The most recent annual results from a four-year Iowa State University study on using cover crops between rows of corn reveals that higher yields, by as much as 10%, are possible using the soil-saving approach to farming.
The results are the best yet in the ongoing research, says Ken Moore, agronomy professor and primary investigator on the project, who plans to carry on the trials for at least one more growing season. Planting living mulch--or ground cover--between rows of corn is intended to perform several functions--maintain soil moisture, slow soil erosion and sequester carbon.
There were factors in last year's weather that made the higher yields possible, notes Moore. "This is really promising," says Moore of the results. "Last summer was hot, and the cover crop systems performed better because living mulch held the water in the soil better. It was the first year those ground covers went completely dormant. They weren't transpiring any water at all and they were serving as a barrier to moisture moving out of the soil, and that's good."
Last summer was hot and the living mulch held water in the soil better
The study began with the 2008 growing season through support from a grant designed to look at the effect on soil of removing corn stalks, cobs and leaves (stover) to use as biomass for producing cellulosic ethanol. After the 2010 planting season, funding for the project was exhausted, but Moore was able to carry on the tests on a limited basis, focusing only on those systems that showed the most promise.
Moore is working with Kendall Lamkey, chair of ISU's Department of Agronomy, and Jeremy Singer, collaborator and assistant professor at the USDA's National Laboratory for Agriculture and the Environment at Ames, on the study.
Removing stover to make biofuel, it is feared, will reduce carbon in the soil and also speed erosion. Moore says that the cover crop system helps solve both problems. Moore and his group of researchers tested several different agronomic systems and cover crops to find which ones produce the best results.
Cover crop system can maintain carbon and control soil erosion
In 2011, the three cropping systems tested included one that used normal farming practices, a second system that used bluegrass as a cover crop and strip till practices, and a third that used red fescue as the cover crop and strip tilling. When the results were tallied, Moore found the control plots averaged 220 bushels per acre, the bluegrass plots netted 230 bu./ac. and the fescue plots yielded 240 bu./ac.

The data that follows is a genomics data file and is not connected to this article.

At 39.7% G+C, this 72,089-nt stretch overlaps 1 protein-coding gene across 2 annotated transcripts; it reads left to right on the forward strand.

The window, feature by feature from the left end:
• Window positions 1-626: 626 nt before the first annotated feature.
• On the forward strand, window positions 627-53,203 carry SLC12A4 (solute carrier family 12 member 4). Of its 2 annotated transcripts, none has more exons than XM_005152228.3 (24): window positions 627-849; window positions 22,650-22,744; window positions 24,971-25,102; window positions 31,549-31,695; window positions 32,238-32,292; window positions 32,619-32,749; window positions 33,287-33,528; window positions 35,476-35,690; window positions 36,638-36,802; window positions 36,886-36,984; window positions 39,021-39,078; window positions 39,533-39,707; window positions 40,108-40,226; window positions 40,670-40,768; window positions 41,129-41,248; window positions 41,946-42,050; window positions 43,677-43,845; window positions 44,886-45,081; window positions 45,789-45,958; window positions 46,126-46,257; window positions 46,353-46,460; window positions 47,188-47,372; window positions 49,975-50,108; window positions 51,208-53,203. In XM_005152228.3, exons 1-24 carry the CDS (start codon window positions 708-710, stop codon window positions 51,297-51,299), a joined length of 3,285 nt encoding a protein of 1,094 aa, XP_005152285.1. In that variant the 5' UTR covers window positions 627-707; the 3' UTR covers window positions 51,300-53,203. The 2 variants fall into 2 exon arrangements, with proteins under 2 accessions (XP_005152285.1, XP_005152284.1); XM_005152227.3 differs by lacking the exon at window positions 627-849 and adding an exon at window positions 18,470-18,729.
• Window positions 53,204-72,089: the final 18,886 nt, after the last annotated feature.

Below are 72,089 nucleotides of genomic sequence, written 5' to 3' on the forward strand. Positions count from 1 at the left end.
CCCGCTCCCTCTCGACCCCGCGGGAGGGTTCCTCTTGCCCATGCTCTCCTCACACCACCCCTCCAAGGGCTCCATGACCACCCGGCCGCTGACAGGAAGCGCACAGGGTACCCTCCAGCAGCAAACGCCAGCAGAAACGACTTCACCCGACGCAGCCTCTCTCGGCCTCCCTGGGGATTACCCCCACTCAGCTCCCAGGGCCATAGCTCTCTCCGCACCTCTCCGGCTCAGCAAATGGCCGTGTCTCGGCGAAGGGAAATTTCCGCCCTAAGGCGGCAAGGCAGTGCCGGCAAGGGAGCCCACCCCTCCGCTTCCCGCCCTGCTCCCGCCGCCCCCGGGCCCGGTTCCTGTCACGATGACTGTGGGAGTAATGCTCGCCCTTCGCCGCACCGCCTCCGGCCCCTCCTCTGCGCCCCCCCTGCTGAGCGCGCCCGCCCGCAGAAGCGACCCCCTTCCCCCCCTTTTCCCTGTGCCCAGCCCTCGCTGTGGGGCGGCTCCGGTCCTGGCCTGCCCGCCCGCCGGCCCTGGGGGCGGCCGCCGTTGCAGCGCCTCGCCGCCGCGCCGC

In 2010 and 2009, the bluegrass and fescue plots averaged about the same yield as the control plot. The rainy spring of 2008 caused yields for the control to be much better, as the no-till plots were planted late in the year.
"This experiment wasn't designed to develop management practices for the farm, it was designed to test the feasibility of using these perennial ground covers for producing corn," says Moore.
"We would conclude these systems are feasible, but we recognize that it could be a somewhat brittle system. We've only tried it in one location, with one corn hybrid for four years. We don't know how it is going to perform in the entire state with different soils and different growing conditions."
This cropping system might be appealing to farmers in long-run
Moore says one goal of the study is to get corn breeders involved in a cover crop system so hybrids can be developed to work in concert with cover crops. The cover crops themselves can also be improved for better results.
This cropping system might be appealing for farmers in the long term. "Farmers make tough economic choices every year when they plant and harvest their crops," says Moore. "If changes need to be made to ensure future generations have the same great farm land and life that we do, we need to offer farmers choices that are not just to our benefit, but to their benefit as well."Growing corn with a perennial cover crop promises to address many of the environmental concerns being expressed about corn production and will enable farmers to harvest stover for bioenergy as that market develops. It appears to be a win-win opportunity. These cover crop systems may eventually offer the farmer a profitable alternative that can ensure long term success, at least that's my hope."